The role of lipid toxicity and para-inflammation as potential mechanisms of age related macular degeneration
Al-Rashed, Fatema (2016) The role of lipid toxicity and para-inflammation as potential mechanisms of age related macular degeneration. PhD thesis, University of Nottingham.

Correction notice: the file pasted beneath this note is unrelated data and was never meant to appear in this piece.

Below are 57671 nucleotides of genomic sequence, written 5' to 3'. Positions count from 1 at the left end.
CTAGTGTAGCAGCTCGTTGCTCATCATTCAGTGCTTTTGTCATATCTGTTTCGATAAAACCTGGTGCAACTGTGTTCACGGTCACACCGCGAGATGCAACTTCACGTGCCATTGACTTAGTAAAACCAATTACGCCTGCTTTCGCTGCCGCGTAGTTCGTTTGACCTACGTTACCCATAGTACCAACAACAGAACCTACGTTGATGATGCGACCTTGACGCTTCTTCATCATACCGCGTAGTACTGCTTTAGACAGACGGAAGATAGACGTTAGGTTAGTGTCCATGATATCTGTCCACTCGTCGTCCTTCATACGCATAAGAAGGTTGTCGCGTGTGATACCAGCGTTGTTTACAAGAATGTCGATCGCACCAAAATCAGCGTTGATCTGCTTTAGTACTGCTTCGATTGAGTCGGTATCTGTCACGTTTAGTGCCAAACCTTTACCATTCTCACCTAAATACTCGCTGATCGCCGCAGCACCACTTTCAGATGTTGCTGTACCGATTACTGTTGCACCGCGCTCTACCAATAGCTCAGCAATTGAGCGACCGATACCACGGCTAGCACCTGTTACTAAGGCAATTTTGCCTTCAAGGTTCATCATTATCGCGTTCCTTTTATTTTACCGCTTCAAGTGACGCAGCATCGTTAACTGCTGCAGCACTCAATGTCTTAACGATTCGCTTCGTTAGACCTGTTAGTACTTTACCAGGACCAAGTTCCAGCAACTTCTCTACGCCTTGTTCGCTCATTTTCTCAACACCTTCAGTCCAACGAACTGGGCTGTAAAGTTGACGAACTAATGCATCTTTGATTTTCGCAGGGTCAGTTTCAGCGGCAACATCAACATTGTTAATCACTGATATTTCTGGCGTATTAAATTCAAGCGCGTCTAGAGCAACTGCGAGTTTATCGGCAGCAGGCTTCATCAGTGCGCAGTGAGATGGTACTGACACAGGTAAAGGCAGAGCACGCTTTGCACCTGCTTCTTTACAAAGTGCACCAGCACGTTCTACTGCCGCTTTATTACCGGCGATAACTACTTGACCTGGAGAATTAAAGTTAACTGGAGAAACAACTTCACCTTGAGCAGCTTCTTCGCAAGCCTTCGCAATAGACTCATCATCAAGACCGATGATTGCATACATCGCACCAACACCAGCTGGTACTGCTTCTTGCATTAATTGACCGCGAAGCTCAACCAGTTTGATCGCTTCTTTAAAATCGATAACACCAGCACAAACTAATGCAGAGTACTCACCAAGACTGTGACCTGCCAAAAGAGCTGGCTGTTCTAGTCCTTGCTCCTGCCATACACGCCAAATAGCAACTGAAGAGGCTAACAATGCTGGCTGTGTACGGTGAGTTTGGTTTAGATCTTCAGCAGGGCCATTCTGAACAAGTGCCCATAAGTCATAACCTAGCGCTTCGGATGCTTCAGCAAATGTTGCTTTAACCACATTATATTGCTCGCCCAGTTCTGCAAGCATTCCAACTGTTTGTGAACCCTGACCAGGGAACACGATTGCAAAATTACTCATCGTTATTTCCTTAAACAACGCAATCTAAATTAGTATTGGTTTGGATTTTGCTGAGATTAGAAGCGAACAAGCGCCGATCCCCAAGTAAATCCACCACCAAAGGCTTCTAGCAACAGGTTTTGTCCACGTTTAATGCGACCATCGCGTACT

Age-Related Macular Degeneration (ARMD) is the most common cause of legal blindness in the elderly in the western world. One of the earliest signs of aging is the accumulation of lipid rich debris within and underneath the Retinal Pigmented Epithelium (RPE) cells, known as “drusen”. The disease is poorly understood - mainly because it occurs late in life as well as the lack of appropriate cell and animal models. RPE lipo-toxicity (the increased content of lipids within the RPE cell) is suggested to be a major factor affecting both the molecular mechanisms and the metabolic responses of the RPE cells leading to changes associated with drusen formation and ARMD pathology. To investigate this phenomenon, aged ARPE-19 cultures were induced to long term lipid loading with a free fatty acids (FFAs) mixture to ensures the increase of the intra-cellular lipid level within the cells. The accumulation of lipids was found to correlate with a destruction of the ARPE-19 monolayer integrity, an increase in VEGF-A secretion in media and most importantly the production of sub-RPE deposits positive for apolipoprotein E, vitronectin and Amyloid beta 1-42, all of which are prominent constituents of drusen, supporting the hypothesis of lipo-toxicity. To further investigate the effect of inflammation in ARMD, we introduced the aged ARPE-19 cell cultures to long term complement activation in the presence and absence of lipid loading. Complement activation showed protective response suggesting that the complement system plays a secondary modulating response role to a primary destructive initiator “lipid loading”. These findings suggest the use of aged ARPE-19 cell culture as a promising model for ocular aged related diseases study including drusen deposition mechanisms, while the use of ARPE-19 lipo-toxicity model will facilitate the analysis of molecular and cellular characteristics of ARMD pathogenesis, augmenting the therapeutic strategies for dry ARMD.
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